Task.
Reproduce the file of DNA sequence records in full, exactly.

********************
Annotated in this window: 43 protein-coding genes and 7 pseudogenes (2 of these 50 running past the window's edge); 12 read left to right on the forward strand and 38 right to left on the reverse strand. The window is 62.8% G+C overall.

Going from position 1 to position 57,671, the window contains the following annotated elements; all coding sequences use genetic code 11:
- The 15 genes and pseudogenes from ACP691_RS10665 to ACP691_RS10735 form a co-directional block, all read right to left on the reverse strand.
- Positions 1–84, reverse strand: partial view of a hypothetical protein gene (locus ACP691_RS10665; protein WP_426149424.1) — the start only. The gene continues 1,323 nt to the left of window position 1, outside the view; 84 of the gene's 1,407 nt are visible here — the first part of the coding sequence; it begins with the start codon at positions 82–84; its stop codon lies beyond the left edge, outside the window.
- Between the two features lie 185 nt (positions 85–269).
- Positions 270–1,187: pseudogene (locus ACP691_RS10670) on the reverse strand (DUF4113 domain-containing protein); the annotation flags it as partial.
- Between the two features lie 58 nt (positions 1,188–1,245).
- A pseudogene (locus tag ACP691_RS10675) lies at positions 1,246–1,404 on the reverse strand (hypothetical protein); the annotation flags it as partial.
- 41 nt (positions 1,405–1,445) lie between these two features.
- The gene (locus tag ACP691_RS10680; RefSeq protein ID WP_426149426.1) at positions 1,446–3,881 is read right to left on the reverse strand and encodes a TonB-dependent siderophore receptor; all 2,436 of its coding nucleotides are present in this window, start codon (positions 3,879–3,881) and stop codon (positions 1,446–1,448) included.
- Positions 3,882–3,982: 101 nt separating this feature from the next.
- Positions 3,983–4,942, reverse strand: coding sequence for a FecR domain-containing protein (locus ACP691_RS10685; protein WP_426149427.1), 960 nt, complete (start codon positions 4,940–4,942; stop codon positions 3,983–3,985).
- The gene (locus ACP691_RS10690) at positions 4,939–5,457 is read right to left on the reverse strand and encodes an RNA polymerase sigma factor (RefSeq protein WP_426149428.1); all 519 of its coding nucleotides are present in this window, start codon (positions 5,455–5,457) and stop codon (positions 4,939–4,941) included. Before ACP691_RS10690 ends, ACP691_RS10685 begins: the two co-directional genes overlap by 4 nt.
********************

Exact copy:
Annotated in this window: 43 protein-coding genes and 7 pseudogenes (2 of these 50 running past the window's edge); 12 read left to right on the forward strand and 38 right to left on the reverse strand. The window is 62.8% G+C overall.

Going from position 1 to position 57,671, the window contains the following annotated elements; all coding sequences use genetic code 11:
- The 15 genes and pseudogenes from ACP691_RS10665 to ACP691_RS10735 form a co-directional block, all read right to left on the reverse strand.
- Positions 1–84, reverse strand: partial view of a hypothetical protein gene (locus ACP691_RS10665; protein WP_426149424.1) — the start only. The gene continues 1,323 nt to the left of window position 1, outside the view; 84 of the gene's 1,407 nt are visible here — the first part of the coding sequence; it begins with the start codon at positions 82–84; its stop codon lies beyond the left edge, outside the window.
- Between the two features lie 185 nt (positions 85–269).
- Positions 270–1,187: pseudogene (locus ACP691_RS10670) on the reverse strand (DUF4113 domain-containing protein); the annotation flags it as partial.
- Between the two features lie 58 nt (positions 1,188–1,245).
- A pseudogene (locus tag ACP691_RS10675) lies at positions 1,246–1,404 on the reverse strand (hypothetical protein); the annotation flags it as partial.
- 41 nt (positions 1,405–1,445) lie between these two features.
- The gene (locus tag ACP691_RS10680; RefSeq protein ID WP_426149426.1) at positions 1,446–3,881 is read right to left on the reverse strand and encodes a TonB-dependent siderophore receptor; all 2,436 of its coding nucleotides are present in this window, start codon (positions 3,879–3,881) and stop codon (positions 1,446–1,448) included.
- Positions 3,882–3,982: 101 nt separating this feature from the next.
- Positions 3,983–4,942, reverse strand: coding sequence for a FecR domain-containing protein (locus ACP691_RS10685; protein WP_426149427.1), 960 nt, complete (start codon positions 4,940–4,942; stop codon positions 3,983–3,985).
- The gene (locus ACP691_RS10690) at positions 4,939–5,457 is read right to left on the reverse strand and encodes an RNA polymerase sigma factor (RefSeq protein WP_426149428.1); all 519 of its coding nucleotides are present in this window, start codon (positions 5,455–5,457) and stop codon (positions 4,939–4,941) included. Before ACP691_RS10690 ends, ACP691_RS10685 begins: the two co-directional genes overlap by 4 nt.